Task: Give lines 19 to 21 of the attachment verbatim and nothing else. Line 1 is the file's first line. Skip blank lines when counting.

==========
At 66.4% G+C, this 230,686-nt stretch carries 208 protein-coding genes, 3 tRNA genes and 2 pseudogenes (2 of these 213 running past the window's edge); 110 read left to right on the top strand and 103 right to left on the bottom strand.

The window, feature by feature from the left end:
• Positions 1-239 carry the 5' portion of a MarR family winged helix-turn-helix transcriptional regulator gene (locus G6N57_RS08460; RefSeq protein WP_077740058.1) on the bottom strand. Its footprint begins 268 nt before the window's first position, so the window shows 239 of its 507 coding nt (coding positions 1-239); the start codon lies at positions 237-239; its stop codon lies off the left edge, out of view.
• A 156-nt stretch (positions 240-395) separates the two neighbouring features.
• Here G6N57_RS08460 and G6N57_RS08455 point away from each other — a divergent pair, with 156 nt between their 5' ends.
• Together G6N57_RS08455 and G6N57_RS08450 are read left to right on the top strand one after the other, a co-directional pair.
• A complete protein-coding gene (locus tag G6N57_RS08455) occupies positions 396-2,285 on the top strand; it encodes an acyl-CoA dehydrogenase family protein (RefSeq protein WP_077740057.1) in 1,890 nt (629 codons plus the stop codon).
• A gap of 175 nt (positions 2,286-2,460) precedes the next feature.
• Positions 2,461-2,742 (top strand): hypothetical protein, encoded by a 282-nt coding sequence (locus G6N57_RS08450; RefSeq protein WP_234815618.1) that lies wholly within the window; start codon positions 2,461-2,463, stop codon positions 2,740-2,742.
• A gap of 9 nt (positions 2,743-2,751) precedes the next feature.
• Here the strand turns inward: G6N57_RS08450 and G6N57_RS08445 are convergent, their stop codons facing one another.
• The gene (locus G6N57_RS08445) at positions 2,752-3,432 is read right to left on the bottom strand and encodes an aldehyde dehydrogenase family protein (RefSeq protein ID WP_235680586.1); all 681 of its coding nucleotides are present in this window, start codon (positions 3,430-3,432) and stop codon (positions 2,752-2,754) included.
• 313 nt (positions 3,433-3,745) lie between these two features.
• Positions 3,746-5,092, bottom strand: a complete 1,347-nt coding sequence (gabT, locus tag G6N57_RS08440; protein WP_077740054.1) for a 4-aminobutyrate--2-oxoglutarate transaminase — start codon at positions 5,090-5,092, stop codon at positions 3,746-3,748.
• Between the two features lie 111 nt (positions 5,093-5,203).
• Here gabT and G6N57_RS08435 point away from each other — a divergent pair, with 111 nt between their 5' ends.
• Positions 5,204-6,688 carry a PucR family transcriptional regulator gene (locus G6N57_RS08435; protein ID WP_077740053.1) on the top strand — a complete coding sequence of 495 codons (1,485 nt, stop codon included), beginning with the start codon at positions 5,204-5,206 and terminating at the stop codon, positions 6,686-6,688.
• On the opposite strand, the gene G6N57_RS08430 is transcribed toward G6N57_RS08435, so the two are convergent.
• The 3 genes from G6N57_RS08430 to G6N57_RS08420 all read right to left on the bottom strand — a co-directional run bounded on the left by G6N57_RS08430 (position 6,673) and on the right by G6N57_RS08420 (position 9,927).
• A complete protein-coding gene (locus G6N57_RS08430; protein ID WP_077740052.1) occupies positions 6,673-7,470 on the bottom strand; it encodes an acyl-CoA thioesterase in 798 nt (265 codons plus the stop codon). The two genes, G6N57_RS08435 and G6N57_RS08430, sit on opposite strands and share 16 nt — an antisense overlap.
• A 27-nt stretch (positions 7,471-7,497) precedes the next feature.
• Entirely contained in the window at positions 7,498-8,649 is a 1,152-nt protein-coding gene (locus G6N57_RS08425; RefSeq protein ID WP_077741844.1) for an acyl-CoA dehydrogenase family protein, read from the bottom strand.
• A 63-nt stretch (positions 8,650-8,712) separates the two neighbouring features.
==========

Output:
• The 3 genes from G6N57_RS08430 to G6N57_RS08420 all read right to left on the bottom strand — a co-directional run bounded on the left by G6N57_RS08430 (position 6,673) and on the right by G6N57_RS08420 (position 9,927).
• A complete protein-coding gene (locus G6N57_RS08430; protein ID WP_077740052.1) occupies positions 6,673-7,470 on the bottom strand; it encodes an acyl-CoA thioesterase in 798 nt (265 codons plus the stop codon). The two genes, G6N57_RS08435 and G6N57_RS08430, sit on opposite strands and share 16 nt — an antisense overlap.
• A 27-nt stretch (positions 7,471-7,497) precedes the next feature.